Friday, April 25, 2014

He who screams the loudest...

    My cycle of buying televisions seem to be curiously tied to elections. I bought my second-last because I did not want to miss out on the best TV America has to offer-- election campaigns and debates. I bought my last TV just in time to be able to catch up on the Indian election coverage.
    And I'm thinking it might be enough to put me off TV news for forever, because coverage as of now seems to be a blur of people trying to outscream each other, blatant and crude favoritism and poor anchoring rolled in a mind numbing capsule, punctuated by a host who typically tries to outshout them all.
    I have always had a problem with too much noise. Screaming, loud music, hysterics, honking, dancing, dirty neighbourhood fights -- whenever decibels go unnecessarily over acceptable limits I get uncomfortable. I am not very proud of it, but sometimes I just flee.
    That is not to say I don't go to movies or clubs-- I do. But movies are a controlled environment, as are clubs.
   The few times I do go out I still take many breaks to go out and clear my head, much to the annoyance of my friends. Anyway, the point of this long digression is that I am simply not well equipped to handle unnecessarily loud noise, including ma on the phone.
    And then I landed in Bombay. I am extremely happy with the city on many levels, but I doubt I'll ever fully come to terms with the constant noise. That made me begin to wonder, why do we love noise so much?
    Bombay might be an extreme, but we as a people are noisy. Just peep into our classrooms, canteens or even toilets. There's this one junction in Kolkata just near a famous university where ambient noises hit such horrifying levels  no normal person should be exposed to them. Yet, being close to the university, this crossroad is also a popular adda spot -- the young and the old hang out there day after day.
    Sure, habit is a big leveler. It would be dishonest of me to say all the noise bothered me as much three years ago as it does me now, but I've never really been able to figure out this love of it.
    I told you, I've always disliked too much loudness, the reason for many a cold war between ma and me. I had at one point stopped calling her more than once a week because she won't stop yelling into the phone. That might sound too rude to you, but desperate times call for desperate measure. She talks normally on the phone now. Disclaimer: please don't stop talking to family because of this anecdote. Try asking before you do it. ;-)
    So we talk loudly, we watch TV loudly, we drive loudly, we eat loudly, our movies and TV shows are loud and come with too much background music and distractions.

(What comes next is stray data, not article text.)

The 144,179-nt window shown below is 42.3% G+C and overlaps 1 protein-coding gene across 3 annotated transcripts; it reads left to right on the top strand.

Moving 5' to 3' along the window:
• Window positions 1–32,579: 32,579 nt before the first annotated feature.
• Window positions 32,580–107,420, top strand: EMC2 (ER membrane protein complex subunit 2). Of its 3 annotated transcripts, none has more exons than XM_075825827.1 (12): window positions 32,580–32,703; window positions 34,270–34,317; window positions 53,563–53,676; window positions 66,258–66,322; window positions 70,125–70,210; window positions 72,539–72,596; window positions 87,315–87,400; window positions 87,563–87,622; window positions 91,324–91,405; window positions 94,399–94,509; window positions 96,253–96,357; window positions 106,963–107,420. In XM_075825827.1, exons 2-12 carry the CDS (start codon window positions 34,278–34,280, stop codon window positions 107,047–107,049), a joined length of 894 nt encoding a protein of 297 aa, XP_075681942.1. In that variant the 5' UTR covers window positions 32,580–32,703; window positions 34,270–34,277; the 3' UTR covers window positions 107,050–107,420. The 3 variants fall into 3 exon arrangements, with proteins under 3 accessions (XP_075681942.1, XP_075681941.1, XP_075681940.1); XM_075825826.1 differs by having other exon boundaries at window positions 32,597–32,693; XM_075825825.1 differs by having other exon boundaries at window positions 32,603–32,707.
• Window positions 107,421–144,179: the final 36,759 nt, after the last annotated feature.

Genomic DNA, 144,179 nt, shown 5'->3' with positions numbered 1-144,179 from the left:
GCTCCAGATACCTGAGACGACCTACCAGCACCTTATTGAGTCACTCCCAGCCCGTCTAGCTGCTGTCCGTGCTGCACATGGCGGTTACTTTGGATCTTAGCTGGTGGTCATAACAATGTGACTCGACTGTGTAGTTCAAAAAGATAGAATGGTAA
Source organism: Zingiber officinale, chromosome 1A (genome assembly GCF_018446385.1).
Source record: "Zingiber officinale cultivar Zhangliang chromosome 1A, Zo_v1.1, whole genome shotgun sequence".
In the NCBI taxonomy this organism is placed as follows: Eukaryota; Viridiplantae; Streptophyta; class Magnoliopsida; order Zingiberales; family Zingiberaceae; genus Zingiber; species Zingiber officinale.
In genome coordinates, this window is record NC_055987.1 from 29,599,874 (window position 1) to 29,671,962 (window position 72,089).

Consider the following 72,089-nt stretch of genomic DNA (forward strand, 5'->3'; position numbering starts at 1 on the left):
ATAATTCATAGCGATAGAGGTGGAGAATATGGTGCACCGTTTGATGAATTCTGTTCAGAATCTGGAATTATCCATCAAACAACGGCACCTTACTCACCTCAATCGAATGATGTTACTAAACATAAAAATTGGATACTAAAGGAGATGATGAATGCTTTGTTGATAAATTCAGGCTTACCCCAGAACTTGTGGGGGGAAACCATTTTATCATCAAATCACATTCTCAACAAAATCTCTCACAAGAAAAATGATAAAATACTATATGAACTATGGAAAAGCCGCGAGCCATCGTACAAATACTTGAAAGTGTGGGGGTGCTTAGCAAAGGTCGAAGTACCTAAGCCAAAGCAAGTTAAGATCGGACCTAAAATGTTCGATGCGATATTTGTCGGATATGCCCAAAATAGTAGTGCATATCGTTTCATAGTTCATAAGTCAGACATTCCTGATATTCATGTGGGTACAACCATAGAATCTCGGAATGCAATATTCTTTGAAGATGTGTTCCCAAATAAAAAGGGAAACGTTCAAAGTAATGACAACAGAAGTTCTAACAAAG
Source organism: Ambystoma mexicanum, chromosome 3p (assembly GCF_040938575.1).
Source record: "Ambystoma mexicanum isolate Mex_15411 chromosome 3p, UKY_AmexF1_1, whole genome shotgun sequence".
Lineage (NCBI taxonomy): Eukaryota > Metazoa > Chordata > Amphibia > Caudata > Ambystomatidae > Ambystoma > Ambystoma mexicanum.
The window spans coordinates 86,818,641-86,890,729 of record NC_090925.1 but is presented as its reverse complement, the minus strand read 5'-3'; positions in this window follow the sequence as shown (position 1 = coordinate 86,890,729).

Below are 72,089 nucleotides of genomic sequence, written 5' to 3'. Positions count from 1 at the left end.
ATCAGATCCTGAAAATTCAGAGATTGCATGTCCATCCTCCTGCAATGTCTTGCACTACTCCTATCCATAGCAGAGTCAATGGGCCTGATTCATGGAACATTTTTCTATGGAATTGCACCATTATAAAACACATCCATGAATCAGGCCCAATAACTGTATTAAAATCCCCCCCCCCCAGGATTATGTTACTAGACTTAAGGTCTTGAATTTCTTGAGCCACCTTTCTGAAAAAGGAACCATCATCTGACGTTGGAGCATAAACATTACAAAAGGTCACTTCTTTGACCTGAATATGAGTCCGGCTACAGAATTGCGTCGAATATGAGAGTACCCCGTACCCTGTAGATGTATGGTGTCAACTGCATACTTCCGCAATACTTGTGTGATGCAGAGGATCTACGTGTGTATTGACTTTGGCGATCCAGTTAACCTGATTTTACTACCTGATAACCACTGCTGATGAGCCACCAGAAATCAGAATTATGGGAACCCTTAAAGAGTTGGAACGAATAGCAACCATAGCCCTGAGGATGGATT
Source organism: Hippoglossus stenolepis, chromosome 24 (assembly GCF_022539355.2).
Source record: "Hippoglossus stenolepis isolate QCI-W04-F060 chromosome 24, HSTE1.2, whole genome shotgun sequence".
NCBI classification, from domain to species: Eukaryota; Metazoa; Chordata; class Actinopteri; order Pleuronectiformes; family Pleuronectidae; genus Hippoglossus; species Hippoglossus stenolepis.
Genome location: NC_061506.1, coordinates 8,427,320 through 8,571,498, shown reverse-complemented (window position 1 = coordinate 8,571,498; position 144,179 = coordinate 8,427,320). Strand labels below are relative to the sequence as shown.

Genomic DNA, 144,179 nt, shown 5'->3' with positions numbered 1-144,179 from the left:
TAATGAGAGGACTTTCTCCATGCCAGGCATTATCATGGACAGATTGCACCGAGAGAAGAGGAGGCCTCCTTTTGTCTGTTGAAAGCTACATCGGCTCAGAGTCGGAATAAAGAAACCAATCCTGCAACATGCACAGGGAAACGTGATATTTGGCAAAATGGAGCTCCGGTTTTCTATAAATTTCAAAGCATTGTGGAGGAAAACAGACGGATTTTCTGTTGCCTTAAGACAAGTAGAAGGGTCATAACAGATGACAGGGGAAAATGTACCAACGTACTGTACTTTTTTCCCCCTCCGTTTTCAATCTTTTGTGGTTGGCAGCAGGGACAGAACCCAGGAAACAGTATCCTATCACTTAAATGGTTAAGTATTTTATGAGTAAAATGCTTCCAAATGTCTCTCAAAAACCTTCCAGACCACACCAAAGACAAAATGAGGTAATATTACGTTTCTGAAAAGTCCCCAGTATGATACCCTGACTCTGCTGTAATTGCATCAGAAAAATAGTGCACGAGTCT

Even our leaders seem to gain popularity on the basis of who can bray the loudest.
When I was in school, they came out with a movie called "Taal". You remember it for the songs, I remember it also for the scene where the hero, without raising his voice one bit, silences a raving man and proves his point. If there is one thing Akshaye Khanna should be proud of  in his acting career it should be for carrying off "maine aapse 10 zyada glass todey, toh kya mera sach aap ke sach se bada ho gaya?"
 Go check it out.
    So what is it that makes us love noise so much? Especially when we all seem to appreciate quietness when we can get it?
    Almost everyone I know here thinks Prannoy Roy is the best anchor we have on TV now and the man seldom raises his voice.
    In school my friends and I were decidedly more scared of the teacher who never raised her voice than we were of the teacher who would scream at us every single day. Fun fact: we also took her more seriously than said yeller. And she got more Teachers' Day cards too.
    We all laugh at saas-bahu background noises, but won't try and control our own voices while yakking in the canteen. We will put up pictures with hastags like #silenceisgolden #serenity and other similar words and phrases when we go on vacations, but once home we instinctively turn our TVs to the 50s in volume, without bothering to check if we need to at all.
    We insist music must be blaring to be able to enjoy it. We will yell across the store aisle for our lost friend instead of just trying to walk a few steps and check if they're just round the corner. We will yell even if the person is standing right next to us.
     I'm not propagating library standard quiet everywhere, I love talking too much for that. But why can't we all be a little quieter, please?

    See? That's the sound of silence. There's a reason they wrote a song about it. Which sounds sweetest when played in moderate volume. 

Thursday, April 10, 2014

The Bombay challenge

   It's been a whirlwind month- half of which I spent in freezing temperatures and frosted roads and the rest in sultry heat and showering twice a day. As you may have imagined, moving cities comes with its own set of baggage; countries, even more so.